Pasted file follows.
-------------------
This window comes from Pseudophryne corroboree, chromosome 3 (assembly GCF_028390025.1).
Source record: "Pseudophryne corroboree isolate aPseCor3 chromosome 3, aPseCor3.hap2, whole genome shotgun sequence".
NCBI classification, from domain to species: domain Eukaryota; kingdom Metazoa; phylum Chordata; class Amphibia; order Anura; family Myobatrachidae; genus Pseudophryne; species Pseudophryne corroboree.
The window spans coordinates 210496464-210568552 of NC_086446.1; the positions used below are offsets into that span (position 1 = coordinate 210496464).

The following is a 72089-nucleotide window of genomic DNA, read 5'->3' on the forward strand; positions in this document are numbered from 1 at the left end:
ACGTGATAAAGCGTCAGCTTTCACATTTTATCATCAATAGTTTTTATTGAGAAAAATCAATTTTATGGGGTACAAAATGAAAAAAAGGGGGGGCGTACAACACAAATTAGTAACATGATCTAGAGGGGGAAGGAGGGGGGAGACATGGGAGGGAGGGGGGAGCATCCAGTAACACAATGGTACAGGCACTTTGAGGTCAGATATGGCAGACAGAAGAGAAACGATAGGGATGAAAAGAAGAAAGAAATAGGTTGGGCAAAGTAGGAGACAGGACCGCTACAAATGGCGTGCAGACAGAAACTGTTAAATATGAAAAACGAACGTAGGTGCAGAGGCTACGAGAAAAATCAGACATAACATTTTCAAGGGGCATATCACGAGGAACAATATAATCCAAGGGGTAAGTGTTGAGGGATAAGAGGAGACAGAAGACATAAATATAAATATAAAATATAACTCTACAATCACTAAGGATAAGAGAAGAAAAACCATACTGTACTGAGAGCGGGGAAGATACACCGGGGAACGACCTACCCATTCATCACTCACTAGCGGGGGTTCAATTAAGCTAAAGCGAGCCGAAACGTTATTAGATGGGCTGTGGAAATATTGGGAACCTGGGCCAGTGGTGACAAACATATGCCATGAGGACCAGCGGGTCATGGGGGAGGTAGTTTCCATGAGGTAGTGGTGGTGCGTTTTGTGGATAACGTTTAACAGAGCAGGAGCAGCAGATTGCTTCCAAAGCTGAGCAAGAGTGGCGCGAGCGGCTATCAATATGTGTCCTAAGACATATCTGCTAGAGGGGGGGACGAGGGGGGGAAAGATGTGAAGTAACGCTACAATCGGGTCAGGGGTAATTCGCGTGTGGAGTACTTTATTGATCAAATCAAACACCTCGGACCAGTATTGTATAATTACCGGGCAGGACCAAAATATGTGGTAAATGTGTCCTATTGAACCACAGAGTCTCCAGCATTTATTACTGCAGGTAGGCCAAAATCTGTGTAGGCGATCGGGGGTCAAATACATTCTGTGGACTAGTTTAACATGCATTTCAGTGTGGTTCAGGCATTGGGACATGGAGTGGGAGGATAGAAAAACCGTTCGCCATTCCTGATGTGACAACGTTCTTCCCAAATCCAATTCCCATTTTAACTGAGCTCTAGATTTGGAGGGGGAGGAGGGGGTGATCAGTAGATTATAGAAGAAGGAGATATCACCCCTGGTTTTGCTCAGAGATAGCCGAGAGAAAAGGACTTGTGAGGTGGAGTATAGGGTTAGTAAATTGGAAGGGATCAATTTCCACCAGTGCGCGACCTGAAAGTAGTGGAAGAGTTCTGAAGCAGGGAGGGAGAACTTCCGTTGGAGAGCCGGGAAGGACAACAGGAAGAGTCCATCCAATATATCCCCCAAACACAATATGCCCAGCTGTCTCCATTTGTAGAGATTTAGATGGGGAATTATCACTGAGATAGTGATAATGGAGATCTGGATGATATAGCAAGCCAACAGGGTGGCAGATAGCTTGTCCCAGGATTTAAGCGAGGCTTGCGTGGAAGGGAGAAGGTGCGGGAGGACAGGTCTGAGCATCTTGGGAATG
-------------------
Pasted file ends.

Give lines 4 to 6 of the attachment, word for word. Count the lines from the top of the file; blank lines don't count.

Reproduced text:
The window spans coordinates 210496464-210568552 of NC_086446.1; the positions used below are offsets into that span (position 1 = coordinate 210496464).

The following is a 72089-nucleotide window of genomic DNA, read 5'->3' on the forward strand; positions in this document are numbered from 1 at the left end:
ACGTGATAAAGCGTCAGCTTTCACATTTTATCATCAATAGTTTTTATTGAGAAAAATCAATTTTATGGGGTACAAAATGAAAAAAAGGGGGGGCGTACAACACAAATTAGTAACATGATCTAGAGGGGGAAGGAGGGGGGAGACATGGGAGGGAGGGGGGAGCATCCAGTAACACAATGGTACAGGCACTTTGAGGTCAGATATGGCAGACAGAAGAGAAACGATAGGGATGAAAAGAAGAAAGAAATAGGTTGGGCAAAGTAGGAGACAGGACCGCTACAAATGGCGTGCAGACAGAAACTGTTAAATATGAAAAACGAACGTAGGTGCAGAGGCTACGAGAAAAATCAGACATAACATTTTCAAGGGGCATATCACGAGGAACAATATAATCCAAGGGGTAAGTGTTGAGGGATAAGAGGAGACAGAAGACATAAATATAAATATAAAATATAACTCTACAATCACTAAGGATAAGAGAAGAAAAACCATACTGTACTGAGAGCGGGGAAGATACACCGGGGAACGACCTACCCATTCATCACTCACTAGCGGGGGTTCAATTAAGCTAAAGCGAGCCGAAACGTTATTAGATGGGCTGTGGAAATATTGGGAACCTGGGCCAGTGGTGACAAACATATGCCATGAGGACCAGCGGGTCATGGGGGAGGTAGTTTCCATGAGGTAGTGGTGGTGCGTTTTGTGGATAACGTTTAACAGAGCAGGAGCAGCAGATTGCTTCCAAAGCTGAGCAAGAGTGGCGCGAGCGGCTATCAATATGTGTCCTAAGACATATCTGCTAGAGGGGGGGACGAGGGGGGGAAAGATGTGAAGTAACGCTACAATCGGGTCAGGGGTAATTCGCGTGTGGAGTACTTTATTGATCAAATCAAACACCTCGGACCAGTATTGTATAATTACCGGGCAGGACCAAAATATGTGGTAAATGTGTCCTATTGAACCACAGAGTCTCCAGCATTTATTACTGCAGGTAGGCCAAAATCTGTGTAGGCGATCGGGGGTCAAATACATTCTGTGGACTAGTTTAACATGCATTTCAGTGTGGTTCAGGCATTGGGACATGGAGTGGGAGGATAGAAAAACCGTTCGCCATTCCTGATGTGACAACGTTCTTCCCAAATCCAATTCCCATTTTAACTGAGCTCTAGATTTGGAGGGGGAGGAGGGGGTGATCAGTAGATTATAGAAGAAGGAGATATCACCCCTGGTTTTGCTCAGAGATAGCCGAGAGAAAAGGACTTGTGAGGTGGAGTATAGGGTTAGTAAATTGGAAGGGATCAATTTCCACCAGTGCGCGACCTGAAAGTAGTGGAAGAGTTCTGAAGCAGGGAGGGAGAACTTCCGTTGGAGAGCCGGGAAGGACAACAGGAAGAGTCCATCCAATATATCCCCCAAACACAATATGCCCAGCTGTCTCCATTTGTAGAGATTTAGATGGGGAATTATCACTGAGATAGTGATAATGGAGATCTGGATGATATAGCAAGCCAACAGGGTGGCAGATAGCTTGTCCCAGGATTTAAGCGAGGCTTGCGTGGAAGGGAGAAGGTGCGGGAGGACAGGTCTGAGCATCTTGGGAATG